The Times, Trenton

Women Earn Less Than Men. It's Wrong, And It Has To Change

The Times of Trenton — March 22, 2018

Times of Trenton Editorial Board

If you live in one of the nearly half-million households in New Jersey headed by a woman, you already know the grim truth: Your chief breadwinner is probably earning less than her male colleagues.

Make that considerably less: On average, women here bring home 82 cents for every dollar a man makes, or about $12,000 less in annual wages.

Not only is the discrepancy unfair, it also puts an economic burden on families, translating into a $450,000 wage gap over the course of a 40-year career.

It's hard to believe, more than four decades into the modern women's movement. But national statistics bear it out.

Women workers in the Garden State fare better than their counterparts in Wyoming, for example (64 cents for every dollar a man earns), but that's small comfort when it comes time to pay the mortgage and buy the groceries.

That's why the state Assembly Labor Committee recently gave its overwhelming support to a bill designed to level the playing field.

"This is more than a women's equal pay bill," says Assemblywoman Valerie Vainieri Huttle (D-Bergen). "To me, this is a family equal pay bill, because it solidifies and strengthens the family."

The measure, which ultimately heads to the full Assembly, would establish the country's toughest pay equity standards.

Among other things, it bans employers from paying women less for doing "substantially similar work, when viewed as a composite of skill, effort and responsibility."

Victims, including pregnant women, stand to win six years of back pay with triple damages if the measure succeeds.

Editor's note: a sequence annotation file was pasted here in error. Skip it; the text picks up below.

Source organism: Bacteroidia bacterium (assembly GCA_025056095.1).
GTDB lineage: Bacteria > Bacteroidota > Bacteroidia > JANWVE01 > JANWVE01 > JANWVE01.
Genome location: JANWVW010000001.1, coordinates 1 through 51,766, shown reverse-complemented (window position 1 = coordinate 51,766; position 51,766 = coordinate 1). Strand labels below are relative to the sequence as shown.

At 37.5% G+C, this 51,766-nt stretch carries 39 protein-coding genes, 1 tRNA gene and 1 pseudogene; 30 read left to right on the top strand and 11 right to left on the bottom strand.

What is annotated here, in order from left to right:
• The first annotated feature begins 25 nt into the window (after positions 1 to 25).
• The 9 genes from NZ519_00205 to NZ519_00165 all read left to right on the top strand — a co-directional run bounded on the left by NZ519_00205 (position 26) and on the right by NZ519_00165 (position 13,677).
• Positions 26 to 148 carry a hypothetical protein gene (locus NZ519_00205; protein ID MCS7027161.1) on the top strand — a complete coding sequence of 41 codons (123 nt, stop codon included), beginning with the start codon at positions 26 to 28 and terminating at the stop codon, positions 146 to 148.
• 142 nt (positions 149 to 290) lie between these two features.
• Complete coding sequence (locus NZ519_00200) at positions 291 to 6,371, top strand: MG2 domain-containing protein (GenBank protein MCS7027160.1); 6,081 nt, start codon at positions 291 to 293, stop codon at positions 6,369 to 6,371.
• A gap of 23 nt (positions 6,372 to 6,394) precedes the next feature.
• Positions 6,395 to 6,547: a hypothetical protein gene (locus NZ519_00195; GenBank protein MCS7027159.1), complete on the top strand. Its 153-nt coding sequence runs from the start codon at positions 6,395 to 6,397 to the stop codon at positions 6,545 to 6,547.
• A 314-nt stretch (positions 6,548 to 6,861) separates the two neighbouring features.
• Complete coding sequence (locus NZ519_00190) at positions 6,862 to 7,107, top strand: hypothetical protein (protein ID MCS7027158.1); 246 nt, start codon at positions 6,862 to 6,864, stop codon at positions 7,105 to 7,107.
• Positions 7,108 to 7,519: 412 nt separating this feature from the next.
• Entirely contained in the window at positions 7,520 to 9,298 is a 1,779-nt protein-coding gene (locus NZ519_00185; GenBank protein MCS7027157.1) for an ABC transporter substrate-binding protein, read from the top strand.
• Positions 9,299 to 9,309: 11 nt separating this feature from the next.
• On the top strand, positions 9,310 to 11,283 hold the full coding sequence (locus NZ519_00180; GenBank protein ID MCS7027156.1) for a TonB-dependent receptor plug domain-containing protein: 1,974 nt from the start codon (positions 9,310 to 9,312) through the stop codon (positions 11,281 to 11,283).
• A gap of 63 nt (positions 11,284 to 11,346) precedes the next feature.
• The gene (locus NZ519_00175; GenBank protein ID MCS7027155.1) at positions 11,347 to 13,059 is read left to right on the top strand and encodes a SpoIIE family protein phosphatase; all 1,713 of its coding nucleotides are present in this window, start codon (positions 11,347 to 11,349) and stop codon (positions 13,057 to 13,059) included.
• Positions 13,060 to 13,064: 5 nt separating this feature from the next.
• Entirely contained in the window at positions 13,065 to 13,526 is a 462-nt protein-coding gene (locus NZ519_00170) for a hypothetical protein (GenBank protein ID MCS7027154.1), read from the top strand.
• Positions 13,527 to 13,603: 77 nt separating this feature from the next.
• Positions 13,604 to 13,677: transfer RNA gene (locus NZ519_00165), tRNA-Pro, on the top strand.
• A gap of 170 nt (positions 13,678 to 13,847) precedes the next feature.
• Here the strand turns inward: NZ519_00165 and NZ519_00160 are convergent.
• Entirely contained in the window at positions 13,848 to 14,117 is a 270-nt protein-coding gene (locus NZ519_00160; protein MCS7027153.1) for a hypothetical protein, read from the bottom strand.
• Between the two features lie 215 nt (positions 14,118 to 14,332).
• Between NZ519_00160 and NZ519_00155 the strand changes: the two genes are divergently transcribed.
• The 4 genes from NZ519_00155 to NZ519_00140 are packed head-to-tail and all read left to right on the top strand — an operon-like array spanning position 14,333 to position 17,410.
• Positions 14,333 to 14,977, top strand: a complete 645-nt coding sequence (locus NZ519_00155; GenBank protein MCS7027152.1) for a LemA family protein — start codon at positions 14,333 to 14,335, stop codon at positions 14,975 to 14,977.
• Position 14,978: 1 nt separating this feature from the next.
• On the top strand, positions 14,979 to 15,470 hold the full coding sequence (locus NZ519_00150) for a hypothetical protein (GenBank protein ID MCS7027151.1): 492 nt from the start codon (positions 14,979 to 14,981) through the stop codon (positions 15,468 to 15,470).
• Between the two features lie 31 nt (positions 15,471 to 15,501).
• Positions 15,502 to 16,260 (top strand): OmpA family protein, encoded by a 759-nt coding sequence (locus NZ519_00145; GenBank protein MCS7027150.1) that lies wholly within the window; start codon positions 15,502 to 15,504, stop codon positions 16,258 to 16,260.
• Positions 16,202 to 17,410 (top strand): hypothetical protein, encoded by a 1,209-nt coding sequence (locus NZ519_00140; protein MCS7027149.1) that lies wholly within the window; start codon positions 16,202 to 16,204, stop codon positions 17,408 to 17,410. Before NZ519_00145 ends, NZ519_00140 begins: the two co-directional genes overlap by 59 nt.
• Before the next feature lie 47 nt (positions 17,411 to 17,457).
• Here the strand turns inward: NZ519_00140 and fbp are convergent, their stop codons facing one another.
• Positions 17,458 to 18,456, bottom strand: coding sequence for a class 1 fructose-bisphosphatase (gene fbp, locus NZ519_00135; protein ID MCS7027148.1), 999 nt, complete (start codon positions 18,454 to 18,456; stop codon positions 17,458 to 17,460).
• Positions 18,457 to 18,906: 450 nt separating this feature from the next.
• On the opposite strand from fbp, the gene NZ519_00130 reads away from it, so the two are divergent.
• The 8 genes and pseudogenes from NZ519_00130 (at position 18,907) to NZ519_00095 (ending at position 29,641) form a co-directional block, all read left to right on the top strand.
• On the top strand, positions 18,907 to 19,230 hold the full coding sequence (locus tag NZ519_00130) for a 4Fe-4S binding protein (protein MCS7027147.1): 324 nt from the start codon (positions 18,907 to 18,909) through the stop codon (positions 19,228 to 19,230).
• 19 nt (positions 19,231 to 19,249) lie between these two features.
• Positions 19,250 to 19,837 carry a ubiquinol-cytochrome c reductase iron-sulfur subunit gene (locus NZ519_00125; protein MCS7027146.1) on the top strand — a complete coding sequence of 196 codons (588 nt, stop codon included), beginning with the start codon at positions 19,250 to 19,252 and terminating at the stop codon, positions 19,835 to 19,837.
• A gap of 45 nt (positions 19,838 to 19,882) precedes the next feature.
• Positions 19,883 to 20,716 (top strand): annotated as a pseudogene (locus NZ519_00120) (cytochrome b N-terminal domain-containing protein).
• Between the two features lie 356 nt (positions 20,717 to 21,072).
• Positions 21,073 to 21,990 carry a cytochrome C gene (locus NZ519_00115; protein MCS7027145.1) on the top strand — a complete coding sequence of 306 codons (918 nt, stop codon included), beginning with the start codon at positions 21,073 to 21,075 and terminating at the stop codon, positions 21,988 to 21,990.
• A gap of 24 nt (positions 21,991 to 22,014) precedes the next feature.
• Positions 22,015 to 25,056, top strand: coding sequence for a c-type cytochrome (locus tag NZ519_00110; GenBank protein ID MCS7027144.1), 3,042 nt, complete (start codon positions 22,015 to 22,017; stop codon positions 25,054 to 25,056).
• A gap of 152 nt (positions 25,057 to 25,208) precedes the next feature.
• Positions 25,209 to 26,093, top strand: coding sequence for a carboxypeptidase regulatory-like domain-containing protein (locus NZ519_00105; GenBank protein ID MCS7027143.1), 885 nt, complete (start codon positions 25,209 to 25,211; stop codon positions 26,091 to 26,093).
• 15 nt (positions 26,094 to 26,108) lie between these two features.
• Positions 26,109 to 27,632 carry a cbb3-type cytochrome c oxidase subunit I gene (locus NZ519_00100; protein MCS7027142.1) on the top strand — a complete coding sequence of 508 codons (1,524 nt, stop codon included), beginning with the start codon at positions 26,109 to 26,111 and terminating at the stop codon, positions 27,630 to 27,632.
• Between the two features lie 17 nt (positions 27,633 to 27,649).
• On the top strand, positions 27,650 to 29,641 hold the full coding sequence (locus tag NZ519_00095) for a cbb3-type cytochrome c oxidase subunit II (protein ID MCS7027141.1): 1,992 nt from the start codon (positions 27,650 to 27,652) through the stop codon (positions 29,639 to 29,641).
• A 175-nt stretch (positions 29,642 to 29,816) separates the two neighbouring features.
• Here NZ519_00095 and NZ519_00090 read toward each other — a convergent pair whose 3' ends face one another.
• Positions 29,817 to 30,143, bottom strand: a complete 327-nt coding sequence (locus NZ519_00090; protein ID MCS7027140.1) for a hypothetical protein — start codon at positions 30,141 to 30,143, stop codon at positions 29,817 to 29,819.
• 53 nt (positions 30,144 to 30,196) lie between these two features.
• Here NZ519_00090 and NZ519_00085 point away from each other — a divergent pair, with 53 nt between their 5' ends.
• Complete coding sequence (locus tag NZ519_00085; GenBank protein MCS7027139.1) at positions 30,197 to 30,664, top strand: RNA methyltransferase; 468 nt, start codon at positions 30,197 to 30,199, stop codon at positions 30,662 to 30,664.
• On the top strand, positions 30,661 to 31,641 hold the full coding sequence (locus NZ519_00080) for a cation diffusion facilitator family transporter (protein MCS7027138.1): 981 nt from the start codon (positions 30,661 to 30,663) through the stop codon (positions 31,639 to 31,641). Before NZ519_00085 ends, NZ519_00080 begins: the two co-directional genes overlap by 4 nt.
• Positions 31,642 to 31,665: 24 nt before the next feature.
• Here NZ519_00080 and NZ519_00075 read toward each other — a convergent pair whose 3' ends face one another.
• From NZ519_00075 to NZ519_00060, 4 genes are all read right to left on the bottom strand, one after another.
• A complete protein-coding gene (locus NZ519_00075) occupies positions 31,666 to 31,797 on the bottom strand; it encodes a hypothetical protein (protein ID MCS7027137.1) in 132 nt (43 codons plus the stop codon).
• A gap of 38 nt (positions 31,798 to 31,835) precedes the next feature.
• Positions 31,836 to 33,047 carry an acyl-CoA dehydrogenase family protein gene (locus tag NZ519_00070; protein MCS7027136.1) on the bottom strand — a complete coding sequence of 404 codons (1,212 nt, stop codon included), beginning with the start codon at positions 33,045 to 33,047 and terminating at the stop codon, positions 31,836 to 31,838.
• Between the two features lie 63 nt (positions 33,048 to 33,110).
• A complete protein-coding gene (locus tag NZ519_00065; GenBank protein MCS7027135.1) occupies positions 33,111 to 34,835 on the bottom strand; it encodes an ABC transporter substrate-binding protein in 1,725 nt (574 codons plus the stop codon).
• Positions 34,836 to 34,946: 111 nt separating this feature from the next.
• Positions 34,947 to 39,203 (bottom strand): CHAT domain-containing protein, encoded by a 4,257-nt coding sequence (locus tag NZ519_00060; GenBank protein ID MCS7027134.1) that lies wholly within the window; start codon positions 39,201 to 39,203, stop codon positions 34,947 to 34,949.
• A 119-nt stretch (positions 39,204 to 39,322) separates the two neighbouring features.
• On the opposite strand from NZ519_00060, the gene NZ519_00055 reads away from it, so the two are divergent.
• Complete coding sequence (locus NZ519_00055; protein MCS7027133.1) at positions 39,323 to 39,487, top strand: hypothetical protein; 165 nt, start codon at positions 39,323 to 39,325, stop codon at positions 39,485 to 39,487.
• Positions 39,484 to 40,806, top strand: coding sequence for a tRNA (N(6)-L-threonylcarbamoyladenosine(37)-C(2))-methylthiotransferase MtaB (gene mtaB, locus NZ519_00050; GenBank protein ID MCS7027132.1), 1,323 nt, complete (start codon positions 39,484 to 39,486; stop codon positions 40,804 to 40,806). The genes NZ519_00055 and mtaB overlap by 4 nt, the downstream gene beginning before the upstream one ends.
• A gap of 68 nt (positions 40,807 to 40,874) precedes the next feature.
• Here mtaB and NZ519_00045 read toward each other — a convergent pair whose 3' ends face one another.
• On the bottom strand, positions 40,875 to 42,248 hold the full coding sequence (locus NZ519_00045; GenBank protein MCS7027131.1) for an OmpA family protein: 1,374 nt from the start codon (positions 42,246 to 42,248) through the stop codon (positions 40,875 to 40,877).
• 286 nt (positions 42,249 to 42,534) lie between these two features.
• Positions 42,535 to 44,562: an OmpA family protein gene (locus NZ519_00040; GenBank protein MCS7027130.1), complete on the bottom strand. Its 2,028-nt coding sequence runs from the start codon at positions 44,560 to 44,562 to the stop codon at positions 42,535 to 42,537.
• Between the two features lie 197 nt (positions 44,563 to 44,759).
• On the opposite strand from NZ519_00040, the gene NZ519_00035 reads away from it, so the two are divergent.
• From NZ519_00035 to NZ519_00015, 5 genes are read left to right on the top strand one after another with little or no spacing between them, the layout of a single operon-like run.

Dena Mottola Jabroska, associate director of the non-profit advocacy group New Jersey Citizen Action, praised the legislation as a way of "shining the light on companies and their pay practices so they can really take a hard look and make sure they're not discriminating."

One of the bill's most important components is designed to bring transparency into the workplace. It would make it possible for women to openly discuss their wages with colleagues, and to seek legal advice without the fear of retaliation — or termination.

"I had no clue what my pay was relative to the good old boys I was working with, and I knew I was at least as good as they were," recalled Deb Huber, head of the state chapter of the National Organization for Women.

While the New Jersey Business and Industry Association has voiced concern over the prospect of employers shelling out triple damages for successful litigants, the trade group issued a statement supporting the bill's intent, and expressing appreciation for the six-year retroactive period.

The bill was a 12-year labor of love for sponsor Pamela Lampitt (D-Burlington and Camden counties). With its future looking brighter under a governor who has made equal pay for women a top priority, it will prove to be worth fighting for.

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